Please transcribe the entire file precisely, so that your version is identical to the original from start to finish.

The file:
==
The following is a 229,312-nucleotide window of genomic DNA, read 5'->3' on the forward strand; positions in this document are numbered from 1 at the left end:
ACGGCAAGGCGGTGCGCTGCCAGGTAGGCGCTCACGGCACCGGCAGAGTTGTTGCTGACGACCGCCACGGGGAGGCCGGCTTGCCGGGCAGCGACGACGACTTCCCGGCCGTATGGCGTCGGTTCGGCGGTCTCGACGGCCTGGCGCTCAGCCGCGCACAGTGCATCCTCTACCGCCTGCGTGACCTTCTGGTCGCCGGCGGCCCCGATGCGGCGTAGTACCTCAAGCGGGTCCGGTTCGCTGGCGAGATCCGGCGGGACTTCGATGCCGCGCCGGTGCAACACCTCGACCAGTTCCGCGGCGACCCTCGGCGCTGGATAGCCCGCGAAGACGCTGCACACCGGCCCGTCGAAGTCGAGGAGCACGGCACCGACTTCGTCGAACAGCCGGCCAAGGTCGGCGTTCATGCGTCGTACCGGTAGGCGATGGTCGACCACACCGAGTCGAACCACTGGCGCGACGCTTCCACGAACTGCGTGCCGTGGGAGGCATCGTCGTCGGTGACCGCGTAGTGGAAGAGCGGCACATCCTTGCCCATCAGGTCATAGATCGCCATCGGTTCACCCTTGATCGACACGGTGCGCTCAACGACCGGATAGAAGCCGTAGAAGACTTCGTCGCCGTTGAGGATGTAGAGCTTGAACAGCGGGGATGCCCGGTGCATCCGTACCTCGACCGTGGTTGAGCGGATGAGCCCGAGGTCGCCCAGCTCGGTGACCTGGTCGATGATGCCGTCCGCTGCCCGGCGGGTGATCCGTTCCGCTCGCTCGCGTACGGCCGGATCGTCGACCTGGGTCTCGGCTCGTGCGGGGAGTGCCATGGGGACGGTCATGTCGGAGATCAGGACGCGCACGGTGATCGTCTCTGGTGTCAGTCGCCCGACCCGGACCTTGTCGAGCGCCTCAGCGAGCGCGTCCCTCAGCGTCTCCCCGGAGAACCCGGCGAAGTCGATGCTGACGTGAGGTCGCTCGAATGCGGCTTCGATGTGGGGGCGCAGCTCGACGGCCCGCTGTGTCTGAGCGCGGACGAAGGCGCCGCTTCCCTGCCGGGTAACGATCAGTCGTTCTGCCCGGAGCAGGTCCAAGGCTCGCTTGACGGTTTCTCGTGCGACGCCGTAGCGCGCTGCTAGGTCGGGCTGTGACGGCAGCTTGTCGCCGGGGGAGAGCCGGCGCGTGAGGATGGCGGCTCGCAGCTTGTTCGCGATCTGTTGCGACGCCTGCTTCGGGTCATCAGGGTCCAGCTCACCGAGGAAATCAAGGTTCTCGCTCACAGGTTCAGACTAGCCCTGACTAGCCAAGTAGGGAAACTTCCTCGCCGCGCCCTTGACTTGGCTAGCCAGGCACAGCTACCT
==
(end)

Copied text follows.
The following is a 229,312-nucleotide window of genomic DNA, read 5'->3' on the forward strand; positions in this document are numbered from 1 at the left end:
ACGGCAAGGCGGTGCGCTGCCAGGTAGGCGCTCACGGCACCGGCAGAGTTGTTGCTGACGACCGCCACGGGGAGGCCGGCTTGCCGGGCAGCGACGACGACTTCCCGGCCGTATGGCGTCGGTTCGGCGGTCTCGACGGCCTGGCGCTCAGCCGCGCACAGTGCATCCTCTACCGCCTGCGTGACCTTCTGGTCGCCGGCGGCCCCGATGCGGCGTAGTACCTCAAGCGGGTCCGGTTCGCTGGCGAGATCCGGCGGGACTTCGATGCCGCGCCGGTGCAACACCTCGACCAGTTCCGCGGCGACCCTCGGCGCTGGATAGCCCGCGAAGACGCTGCACACCGGCCCGTCGAAGTCGAGGAGCACGGCACCGACTTCGTCGAACAGCCGGCCAAGGTCGGCGTTCATGCGTCGTACCGGTAGGCGATGGTCGACCACACCGAGTCGAACCACTGGCGCGACGCTTCCACGAACTGCGTGCCGTGGGAGGCATCGTCGTCGGTGACCGCGTAGTGGAAGAGCGGCACATCCTTGCCCATCAGGTCATAGATCGCCATCGGTTCACCCTTGATCGACACGGTGCGCTCAACGACCGGATAGAAGCCGTAGAAGACTTCGTCGCCGTTGAGGATGTAGAGCTTGAACAGCGGGGATGCCCGGTGCATCCGTACCTCGACCGTGGTTGAGCGGATGAGCCCGAGGTCGCCCAGCTCGGTGACCTGGTCGATGATGCCGTCCGCTGCCCGGCGGGTGATCCGTTCCGCTCGCTCGCGTACGGCCGGATCGTCGACCTGGGTCTCGGCTCGTGCGGGGAGTGCCATGGGGACGGTCATGTCGGAGATCAGGACGCGCACGGTGATCGTCTCTGGTGTCAGTCGCCCGACCCGGACCTTGTCGAGCGCCTCAGCGAGCGCGTCCCTCAGCGTCTCCCCGGAGAACCCGGCGAAGTCGATGCTGACGTGAGGTCGCTCGAATGCGGCTTCGATGTGGGGGCGCAGCTCGACGGCCCGCTGTGTCTGAGCGCGGACGAAGGCGCCGCTTCCCTGCCGGGTAACGATCAGTCGTTCTGCCCGGAGCAGGTCCAAGGCTCGCTTGACGGTTTCTCGTGCGACGCCGTAGCGCGCTGCTAGGTCGGGCTGTGACGGCAGCTTGTCGCCGGGGGAGAGCCGGCGCGTGAGGATGGCGGCTCGCAGCTTGTTCGCGATCTGTTGCGACGCCTGCTTCGGGTCATCAGGGTCCAGCTCACCGAGGAAATCAAGGTTCTCGCTCACAGGTTCAGACTAGCCCTGACTAGCCAAGTAGGGAAACTTCCTCGCCGCGCCCTTGACTTGGCTAGCCAGGCACAGCTACCT